The US signed on to a joint statement with 13 other countries, including Japan, criticising the World Health Organization’s (WHO) long-anticipated report on the origins of COVID-19.
The group of 14 countries argued that the WHO team was “significantly delayed and lacked access to complete, original data and samples.”
The United States, Australia, Canada, the Czech Republic, Denmark, Estonia and Israel said in a statement that they “fully” supported the WHO’s efforts to bring an end to the pandemic, including understanding how it “started and spread”.
But they added it was “essential that we voice our shared concerns that the international expert study on the source of the SARS-CoV-2 virus was significantly delayed and lacked access to complete, original data and samples”.
Japan, Latvia, Lithuania, Norway, the Republic of Korea, Slovenia and the United Kingdom also co-signed the statement.
“In a serious outbreak of an unknown pathogen with pandemic potential, a rapid, independent, expert-led, and unimpeded evaluation of the origins is critical to better prepare our people, our public health institutions, our industries, and our governments to respond successfully to such an outbreak and prevent future pandemics,” according to the joint statement.
“Going forward, there must now be a renewed commitment by WHO and all Member States to access, transparency, and timeliness,” the group added.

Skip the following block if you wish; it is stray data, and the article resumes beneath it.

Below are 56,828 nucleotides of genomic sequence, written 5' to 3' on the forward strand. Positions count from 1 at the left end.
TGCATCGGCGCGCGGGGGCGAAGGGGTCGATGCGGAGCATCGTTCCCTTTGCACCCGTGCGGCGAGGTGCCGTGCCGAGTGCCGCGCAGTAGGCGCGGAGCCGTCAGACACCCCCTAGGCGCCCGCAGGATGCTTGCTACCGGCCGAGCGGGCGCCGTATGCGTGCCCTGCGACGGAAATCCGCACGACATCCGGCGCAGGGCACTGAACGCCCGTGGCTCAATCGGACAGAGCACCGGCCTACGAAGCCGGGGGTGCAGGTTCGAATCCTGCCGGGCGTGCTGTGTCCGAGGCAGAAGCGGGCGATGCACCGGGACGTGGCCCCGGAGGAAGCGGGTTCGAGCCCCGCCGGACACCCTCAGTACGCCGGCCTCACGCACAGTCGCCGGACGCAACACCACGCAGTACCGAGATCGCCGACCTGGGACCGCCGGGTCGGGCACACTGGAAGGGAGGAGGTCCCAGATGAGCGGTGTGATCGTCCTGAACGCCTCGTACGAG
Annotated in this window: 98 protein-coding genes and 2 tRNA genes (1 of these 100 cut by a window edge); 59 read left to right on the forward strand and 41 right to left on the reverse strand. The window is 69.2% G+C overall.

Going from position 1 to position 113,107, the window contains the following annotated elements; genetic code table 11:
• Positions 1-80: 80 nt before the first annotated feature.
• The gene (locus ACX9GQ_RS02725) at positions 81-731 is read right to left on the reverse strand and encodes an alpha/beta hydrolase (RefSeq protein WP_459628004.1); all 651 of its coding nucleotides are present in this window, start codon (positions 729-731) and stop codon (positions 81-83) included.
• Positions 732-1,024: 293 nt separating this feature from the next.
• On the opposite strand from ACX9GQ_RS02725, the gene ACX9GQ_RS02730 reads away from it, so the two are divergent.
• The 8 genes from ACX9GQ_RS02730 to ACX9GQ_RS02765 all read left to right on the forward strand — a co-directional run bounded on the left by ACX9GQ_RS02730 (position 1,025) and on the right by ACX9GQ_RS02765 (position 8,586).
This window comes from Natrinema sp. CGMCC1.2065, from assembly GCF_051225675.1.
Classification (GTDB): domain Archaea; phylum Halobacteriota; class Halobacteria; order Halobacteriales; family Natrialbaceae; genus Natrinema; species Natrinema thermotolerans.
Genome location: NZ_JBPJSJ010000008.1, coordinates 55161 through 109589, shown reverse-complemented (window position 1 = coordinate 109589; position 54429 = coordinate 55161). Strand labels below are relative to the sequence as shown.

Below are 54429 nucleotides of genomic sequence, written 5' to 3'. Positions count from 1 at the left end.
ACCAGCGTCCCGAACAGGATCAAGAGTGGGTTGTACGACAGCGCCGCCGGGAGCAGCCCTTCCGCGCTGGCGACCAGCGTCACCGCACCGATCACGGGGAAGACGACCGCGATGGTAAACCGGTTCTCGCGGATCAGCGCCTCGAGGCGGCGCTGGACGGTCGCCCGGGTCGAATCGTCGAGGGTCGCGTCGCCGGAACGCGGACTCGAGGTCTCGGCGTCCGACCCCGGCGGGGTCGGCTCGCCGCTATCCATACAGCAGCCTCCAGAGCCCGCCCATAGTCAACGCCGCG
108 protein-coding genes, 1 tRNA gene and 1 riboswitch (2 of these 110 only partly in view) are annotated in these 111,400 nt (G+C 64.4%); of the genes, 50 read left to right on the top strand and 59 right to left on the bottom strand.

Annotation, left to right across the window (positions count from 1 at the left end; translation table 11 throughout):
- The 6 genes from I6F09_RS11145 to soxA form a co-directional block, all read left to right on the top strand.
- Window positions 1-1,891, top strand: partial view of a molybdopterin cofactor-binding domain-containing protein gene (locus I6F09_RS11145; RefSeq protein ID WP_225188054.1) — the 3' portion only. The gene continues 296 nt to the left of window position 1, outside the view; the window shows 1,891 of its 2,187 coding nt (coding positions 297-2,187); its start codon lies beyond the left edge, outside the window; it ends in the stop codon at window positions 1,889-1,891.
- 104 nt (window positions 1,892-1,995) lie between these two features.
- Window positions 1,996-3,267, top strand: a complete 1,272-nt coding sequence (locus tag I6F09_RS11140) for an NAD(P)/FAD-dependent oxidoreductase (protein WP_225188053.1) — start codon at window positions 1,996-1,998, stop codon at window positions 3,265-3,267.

The WHO released a long-awaited joint report on the origins of COVID-19 on Tuesday. The report pointed to the transmission from bats to another animal and subsequently to humans as the most likely way the pandemic began.
The review, which was conducted by a WHO team of international experts in Wuhan, China, between January 14 and February 10, is considered a first step in what will likely become a years-long investigation into the virus’ origins.
Meanwhile, WHO Director-General Tedros Adhanom Ghebreyesus has said that data was withheld from World Health Organization investigators who travelled to China to research the origins of the coronavirus epidemic.
“In my discussions with the team, they expressed the difficulties they encountered in accessing raw data,” Tedros said. “I expect future collaborative studies to include more timely and comprehensive data sharing.”
Tedros demanded further research to reach “more robust conclusions”. “I do not believe that this assessment was extensive enough,” he said during a news briefing on Tuesday.
“Although the team has concluded that a laboratory leak is the least likely hypothesis, this requires further investigation, potentially with additional missions involving specialist experts, which I am ready to deploy,” Tedros added.
China has been criticised widely across the world for its alleged role in the spread of the novel coronavirus that has infected over 127 million people across the world. More than 2.79 million people have lost their lives to the virus, as per Johns Hopkins University.